Remember that the pandemic response may create unique Health Insurance Portability and Accountability Act (HIPAA) compliance risks, says Victoria Vance, JD, partner with Tucker Ellis in Cleveland.
Time, staffing, and focus are at a premium, she says, but staying cognizant of patients’ privacy remains important.
Vance offers reminders on how the pandemic response can increase HIPAA compliance risks:
- Use caution when deploying staff from other departments, offices, or facilities within a health system. This includes bringing back retired healthcare workers or volunteers to work in unfamiliar surroundings. These individuals may need a refresher on the electronic medical record (EMR) systems and the facility’s unique HIPAA policies and resources.
- In the press of patient care, remember not to share EMR passwords or forget to close patient encounters.
- Be mindful of the media interest in hospital operations and patient treatment experiences. Designate a point person to serve as the media contact for press statements. Also be careful about the use of photography and videotaping in areas where patients may be identified.
- Likewise, be cautious in phone encounters. Identify the caller, know with whom you are speaking, and share only minimum necessary information with designated individuals with a right to know about a patient’s condition and status.
- Remember that compliance with HIPAA may not be enough. Local and state rules could provide additional protections for patient privacy and limitations on disclosure that are more restrictive than HIPAA.
In many instances, treating COVID-19 patients has meant working in conditions that are far from ideal for HIPAA compliance, notes Raymond Krncevic, JD, counsel with Tucker Ellis in Cleveland. Care is provided in overcrowded hospital units, drive-through testing sites, and other suboptimal situations where providers cannot communicate with patients in typically private settings.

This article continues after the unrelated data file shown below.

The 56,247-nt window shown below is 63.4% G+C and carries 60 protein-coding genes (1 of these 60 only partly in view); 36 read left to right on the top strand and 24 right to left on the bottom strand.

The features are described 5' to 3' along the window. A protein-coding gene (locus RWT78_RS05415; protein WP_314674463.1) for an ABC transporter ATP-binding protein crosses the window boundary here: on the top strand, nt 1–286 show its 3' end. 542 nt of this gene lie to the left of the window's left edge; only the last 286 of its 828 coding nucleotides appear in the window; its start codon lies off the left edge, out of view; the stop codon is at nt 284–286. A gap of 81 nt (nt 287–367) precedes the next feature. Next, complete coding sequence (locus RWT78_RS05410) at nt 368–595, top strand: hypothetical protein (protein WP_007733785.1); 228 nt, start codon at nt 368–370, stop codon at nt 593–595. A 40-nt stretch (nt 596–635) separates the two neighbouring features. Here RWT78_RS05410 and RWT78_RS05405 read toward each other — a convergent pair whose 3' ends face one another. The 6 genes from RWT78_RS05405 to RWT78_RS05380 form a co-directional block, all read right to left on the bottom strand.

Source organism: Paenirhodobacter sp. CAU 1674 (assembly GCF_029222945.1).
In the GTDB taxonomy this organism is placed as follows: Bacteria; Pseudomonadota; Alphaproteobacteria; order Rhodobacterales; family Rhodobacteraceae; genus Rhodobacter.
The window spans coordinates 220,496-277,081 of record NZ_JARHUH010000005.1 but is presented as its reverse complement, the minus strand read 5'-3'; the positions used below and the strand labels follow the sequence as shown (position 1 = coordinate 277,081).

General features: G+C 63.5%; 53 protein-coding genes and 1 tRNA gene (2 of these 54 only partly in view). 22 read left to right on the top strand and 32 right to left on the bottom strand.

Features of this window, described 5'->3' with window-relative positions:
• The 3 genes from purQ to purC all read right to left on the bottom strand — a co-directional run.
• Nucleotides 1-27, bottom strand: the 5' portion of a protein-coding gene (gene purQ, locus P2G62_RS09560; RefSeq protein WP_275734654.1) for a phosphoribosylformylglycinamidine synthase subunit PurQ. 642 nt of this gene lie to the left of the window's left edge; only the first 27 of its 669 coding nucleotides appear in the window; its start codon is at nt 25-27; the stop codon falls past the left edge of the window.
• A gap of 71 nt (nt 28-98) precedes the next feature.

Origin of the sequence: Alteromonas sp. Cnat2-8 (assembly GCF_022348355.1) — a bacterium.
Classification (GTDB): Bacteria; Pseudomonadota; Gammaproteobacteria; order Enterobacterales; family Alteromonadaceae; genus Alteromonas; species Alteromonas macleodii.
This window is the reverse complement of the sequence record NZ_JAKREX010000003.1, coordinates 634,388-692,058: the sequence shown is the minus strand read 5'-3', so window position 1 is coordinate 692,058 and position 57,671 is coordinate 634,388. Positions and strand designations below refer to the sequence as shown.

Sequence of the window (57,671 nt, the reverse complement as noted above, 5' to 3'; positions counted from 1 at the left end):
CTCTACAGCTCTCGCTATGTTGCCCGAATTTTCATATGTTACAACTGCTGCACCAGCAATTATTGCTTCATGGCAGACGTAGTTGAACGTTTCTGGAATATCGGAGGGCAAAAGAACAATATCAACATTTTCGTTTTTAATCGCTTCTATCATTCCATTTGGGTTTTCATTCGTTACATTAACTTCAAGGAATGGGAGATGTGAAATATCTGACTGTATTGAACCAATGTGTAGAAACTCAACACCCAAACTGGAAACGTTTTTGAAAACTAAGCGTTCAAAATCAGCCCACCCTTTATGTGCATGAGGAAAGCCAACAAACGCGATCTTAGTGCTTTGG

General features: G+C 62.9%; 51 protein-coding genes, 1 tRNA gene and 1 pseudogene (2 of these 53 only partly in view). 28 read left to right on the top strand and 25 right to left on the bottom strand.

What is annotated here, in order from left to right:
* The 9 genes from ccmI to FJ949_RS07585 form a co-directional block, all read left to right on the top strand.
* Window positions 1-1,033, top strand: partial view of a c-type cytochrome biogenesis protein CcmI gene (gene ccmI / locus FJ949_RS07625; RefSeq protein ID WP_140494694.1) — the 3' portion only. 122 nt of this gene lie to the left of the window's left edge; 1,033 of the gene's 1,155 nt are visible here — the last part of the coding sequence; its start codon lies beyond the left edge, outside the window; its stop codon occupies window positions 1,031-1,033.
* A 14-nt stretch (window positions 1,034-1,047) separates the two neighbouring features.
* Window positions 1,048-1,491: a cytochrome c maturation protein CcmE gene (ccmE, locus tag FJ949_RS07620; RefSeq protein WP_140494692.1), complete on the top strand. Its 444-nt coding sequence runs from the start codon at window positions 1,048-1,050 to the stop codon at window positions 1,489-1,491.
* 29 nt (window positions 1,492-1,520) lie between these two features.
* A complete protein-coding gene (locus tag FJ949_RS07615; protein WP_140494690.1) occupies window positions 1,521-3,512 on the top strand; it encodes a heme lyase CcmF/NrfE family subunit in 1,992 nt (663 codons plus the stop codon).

“It sounds simple, but in these situations, common sense goes a long way,” Krncevic says.
He offers these suggestions:
- Talk to patients in hushed voices if there are others standing nearby.
- Log out of a patient’s medical chart if you are working in an area where the computer screen could easily be viewed by others.
- Do not share computer passwords.
- If treating a patient via telehealth link, make sure no one else is within earshot on your end.
- Even if you are using or disclosing protected health information where patient consent is not required, such as obtaining a consult or submitting data to a local health board, make sure to use only the minimum amount of information necessary to complete the tasks.